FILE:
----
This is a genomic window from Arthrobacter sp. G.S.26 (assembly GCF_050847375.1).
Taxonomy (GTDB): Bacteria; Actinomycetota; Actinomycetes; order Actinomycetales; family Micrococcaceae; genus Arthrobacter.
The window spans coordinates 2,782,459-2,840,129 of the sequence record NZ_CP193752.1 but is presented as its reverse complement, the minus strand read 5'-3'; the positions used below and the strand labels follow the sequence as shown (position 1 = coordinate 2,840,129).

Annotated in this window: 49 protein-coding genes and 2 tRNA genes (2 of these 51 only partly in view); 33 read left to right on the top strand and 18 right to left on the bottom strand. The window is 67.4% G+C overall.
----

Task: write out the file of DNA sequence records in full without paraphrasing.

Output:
This is a genomic window from Arthrobacter sp. G.S.26 (assembly GCF_050847375.1).
Taxonomy (GTDB): Bacteria; Actinomycetota; Actinomycetes; order Actinomycetales; family Micrococcaceae; genus Arthrobacter.
The window spans coordinates 2,782,459-2,840,129 of the sequence record NZ_CP193752.1 but is presented as its reverse complement, the minus strand read 5'-3'; the positions used below and the strand labels follow the sequence as shown (position 1 = coordinate 2,840,129).

Annotated in this window: 49 protein-coding genes and 2 tRNA genes (2 of these 51 only partly in view); 33 read left to right on the top strand and 18 right to left on the bottom strand. The window is 67.4% G+C overall.